I am a Superwoman, yes I am
Even when I’m a mess, I still put on a vest with an ‘S’ on my chest
Oh yes, I’m a Superwoman”
~ Alicia Keyes

I Am A SuperWomanAre you a Superwoman? Or a Superman?

Do you go around wearing a vest with an ‘S’ on your chest, instead of being honest about how bad the situation really is? I know I do.

Even writing about this is hard – because I’m having to admit that things aren’t always as rosy as I try to make them seem.

During the worst time of my life so far, when I was diagnosed with breast cancer, I couldn’t bring myself to tell my family, because I felt they already had more than enough to deal with. I think I believed I could sort it out without them having to know about it.

I eventually I told my dad and my sister 3 months later, the day before I went into surgery – because I couldn’t avoid it any longer.

I’ve always seen my job as bringing joy to people – cheering people up. So it’s very hard for me to tell people about the dark things in my life. Where’s the joy in that?

I was talking to my dad on the phone the other day. He still misses my mum, so we generally have very silly conversations, trying to brighten his mood. When, at the end of this particular phone call, I realised he was still feeling very low, I felt as though I had failed.

I know it’s not up to me, really, to “make” other people happy. Nobody can “make” someone else happy or unhappy – it’s the choice of each individual to feel happy or unhappy.

Nevertheless, I find it difficult to be truthful about the pain in my life, because I know that my friends and family tend to worry about things more than I do, and I don’t want to cause them anguish.

I don’t think I’m unique in this. I think, when we’re having a tough time, we tend to hide the truth of the situation, because we’re afraid of two things: looking like a failure or a victim, and making other people feel uncomfortable.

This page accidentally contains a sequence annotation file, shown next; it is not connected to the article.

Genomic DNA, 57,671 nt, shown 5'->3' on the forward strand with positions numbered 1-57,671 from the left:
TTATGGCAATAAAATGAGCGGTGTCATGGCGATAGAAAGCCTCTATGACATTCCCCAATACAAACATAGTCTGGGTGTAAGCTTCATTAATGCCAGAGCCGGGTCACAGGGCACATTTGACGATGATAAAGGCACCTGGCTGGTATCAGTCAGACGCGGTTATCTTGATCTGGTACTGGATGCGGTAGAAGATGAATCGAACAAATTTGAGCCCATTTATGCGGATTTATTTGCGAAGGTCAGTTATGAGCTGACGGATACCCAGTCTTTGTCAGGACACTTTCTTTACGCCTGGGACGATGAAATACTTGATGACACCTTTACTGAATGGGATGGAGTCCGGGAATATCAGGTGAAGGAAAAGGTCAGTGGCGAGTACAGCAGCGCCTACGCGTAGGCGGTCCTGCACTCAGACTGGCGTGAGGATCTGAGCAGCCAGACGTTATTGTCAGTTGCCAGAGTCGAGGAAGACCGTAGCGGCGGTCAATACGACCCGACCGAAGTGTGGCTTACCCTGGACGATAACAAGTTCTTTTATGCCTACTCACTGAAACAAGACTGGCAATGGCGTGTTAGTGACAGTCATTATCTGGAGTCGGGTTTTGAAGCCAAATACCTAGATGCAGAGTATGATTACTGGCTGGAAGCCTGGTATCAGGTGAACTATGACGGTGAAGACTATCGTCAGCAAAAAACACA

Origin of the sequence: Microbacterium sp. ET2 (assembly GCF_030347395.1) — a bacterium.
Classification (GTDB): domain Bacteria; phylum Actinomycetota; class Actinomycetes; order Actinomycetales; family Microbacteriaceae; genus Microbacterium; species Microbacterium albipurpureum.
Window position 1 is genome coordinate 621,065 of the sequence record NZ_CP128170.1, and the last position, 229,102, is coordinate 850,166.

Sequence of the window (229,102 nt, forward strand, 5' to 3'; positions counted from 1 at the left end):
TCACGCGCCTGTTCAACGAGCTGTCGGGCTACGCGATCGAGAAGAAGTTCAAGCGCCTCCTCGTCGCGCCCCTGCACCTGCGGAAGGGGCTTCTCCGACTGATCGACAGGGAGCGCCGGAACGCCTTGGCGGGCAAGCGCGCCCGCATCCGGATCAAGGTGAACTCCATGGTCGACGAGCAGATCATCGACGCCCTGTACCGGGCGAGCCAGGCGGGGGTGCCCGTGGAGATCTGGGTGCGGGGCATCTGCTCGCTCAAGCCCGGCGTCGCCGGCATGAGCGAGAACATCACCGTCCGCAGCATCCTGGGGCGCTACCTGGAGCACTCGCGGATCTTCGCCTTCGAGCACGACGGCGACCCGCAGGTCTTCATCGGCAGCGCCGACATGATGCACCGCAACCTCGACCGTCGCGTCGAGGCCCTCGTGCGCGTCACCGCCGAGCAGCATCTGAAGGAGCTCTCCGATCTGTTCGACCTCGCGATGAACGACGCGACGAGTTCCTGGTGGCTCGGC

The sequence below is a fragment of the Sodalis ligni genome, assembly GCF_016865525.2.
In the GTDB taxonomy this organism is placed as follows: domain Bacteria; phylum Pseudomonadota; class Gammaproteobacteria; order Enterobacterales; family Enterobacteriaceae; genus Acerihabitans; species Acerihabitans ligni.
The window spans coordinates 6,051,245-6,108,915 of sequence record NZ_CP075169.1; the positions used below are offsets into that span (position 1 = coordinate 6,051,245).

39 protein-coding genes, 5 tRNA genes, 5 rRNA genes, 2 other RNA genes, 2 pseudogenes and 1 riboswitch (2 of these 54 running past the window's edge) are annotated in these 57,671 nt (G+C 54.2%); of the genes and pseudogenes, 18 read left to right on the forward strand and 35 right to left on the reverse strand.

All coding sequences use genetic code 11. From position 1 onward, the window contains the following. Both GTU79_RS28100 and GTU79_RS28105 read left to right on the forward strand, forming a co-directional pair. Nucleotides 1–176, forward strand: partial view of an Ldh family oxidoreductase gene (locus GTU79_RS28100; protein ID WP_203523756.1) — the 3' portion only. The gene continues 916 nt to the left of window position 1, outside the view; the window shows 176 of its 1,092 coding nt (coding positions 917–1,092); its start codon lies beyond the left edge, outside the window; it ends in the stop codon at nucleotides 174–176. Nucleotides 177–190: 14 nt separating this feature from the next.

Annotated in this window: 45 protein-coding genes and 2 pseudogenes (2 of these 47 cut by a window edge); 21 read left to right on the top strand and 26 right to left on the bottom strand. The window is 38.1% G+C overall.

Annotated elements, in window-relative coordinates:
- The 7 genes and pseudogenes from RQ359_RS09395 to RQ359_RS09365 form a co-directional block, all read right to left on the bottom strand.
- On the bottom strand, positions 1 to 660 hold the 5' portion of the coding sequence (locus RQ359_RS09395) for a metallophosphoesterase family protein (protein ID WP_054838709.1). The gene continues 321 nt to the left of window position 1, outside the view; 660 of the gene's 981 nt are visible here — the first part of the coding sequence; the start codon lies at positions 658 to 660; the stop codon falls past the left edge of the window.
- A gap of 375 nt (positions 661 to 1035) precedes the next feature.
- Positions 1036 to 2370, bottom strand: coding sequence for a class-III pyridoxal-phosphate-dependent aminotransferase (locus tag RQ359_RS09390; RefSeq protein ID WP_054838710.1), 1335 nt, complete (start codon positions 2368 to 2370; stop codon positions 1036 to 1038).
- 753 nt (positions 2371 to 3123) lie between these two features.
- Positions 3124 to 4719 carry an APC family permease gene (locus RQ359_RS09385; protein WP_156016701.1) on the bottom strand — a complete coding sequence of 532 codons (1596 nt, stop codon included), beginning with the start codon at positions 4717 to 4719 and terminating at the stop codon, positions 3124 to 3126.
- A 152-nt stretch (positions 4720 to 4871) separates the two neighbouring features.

Whereas perhaps, by telling our story, we are giving others permission to be honest. And by telling the truth, we show our strength, and that we are not a victim of our circumstances.

Please feel free to leave a comment below, on Facebook or on Twitter (#30DWC). You can also follow my progress on Facebook and Twitter #30DWC.

6 thoughts on “I Am A Superwoman!

  1. Gill How

    What I like best about your posting is your analysis of our fears – of failing, of being a victim, of making others uncomfortable. I guess without these things though, and somehow taking the risk anyway, we and others will not grow! I’m also confident that deep sharing does allow us stronger connection with others too, for those who want it. More like this please!!

  2. Julia Barnickle

    Thanks Gill. I think you’re right, that deep sharing allows us a stronger connection with others. It’s still difficult to do, though!

  3. I used to be a hero. I now call myself ‘a recovering hero’. My way was to pretend I was OK, that I could handle it. It was when I was diagnosed with breast cancer (yes, me too) that I had to (a) ask for help (you have no idea how hard that was for me!) and (b) admit I felt scared. I used to tell myself exactly the same things you tend to tell yourself – ‘they have enough on their plate’, ‘I don’t want to worry them’ and other things along the same lines. But what I discovered was that, when I let myself admit my sadness or fear, it allowed people to give me support. People love to feel needed and it gives them permission to feel all their feelings too.

    I’m really glad you decided to put this blog up.

  4. Julia Barnickle

    Thank you so much for sharing your story, Sue. I had been feeling very raw and unsettled, after posting this particular blog, and I was starting to ask myself: “What’s the point of me sharing this with people? What does it achieve?”

    You’ve just answered that question. Thank you. x

  5. Thank you, Julia, for sharing your honest perspective, doubts and vulnerability. I love Gill’s concept of deep sharing and I agree that it gives permission for others to express their vulnerability. I grew up in a family where humour was an answer to everything so I do empathise. Regarding your desire to bring joy, I thought of you when I read this quote in Michael Brown’s brilliant book The Presence Process: “Achieving the frequency of real joy requires that we become inclusive, not exclusive. We confuse joy with the outer changing experience of happiness. Yet joy is not about feeling good; it’s about feeling everything.”

  6. Julia Barnickle

    That’s a very interesting perspective, Beverley – thank you. I shall have to sit with that for a while. There’s probably another entire blog post in my response to the idea that “joy is not about feeling good; it’s about feeling everything.”

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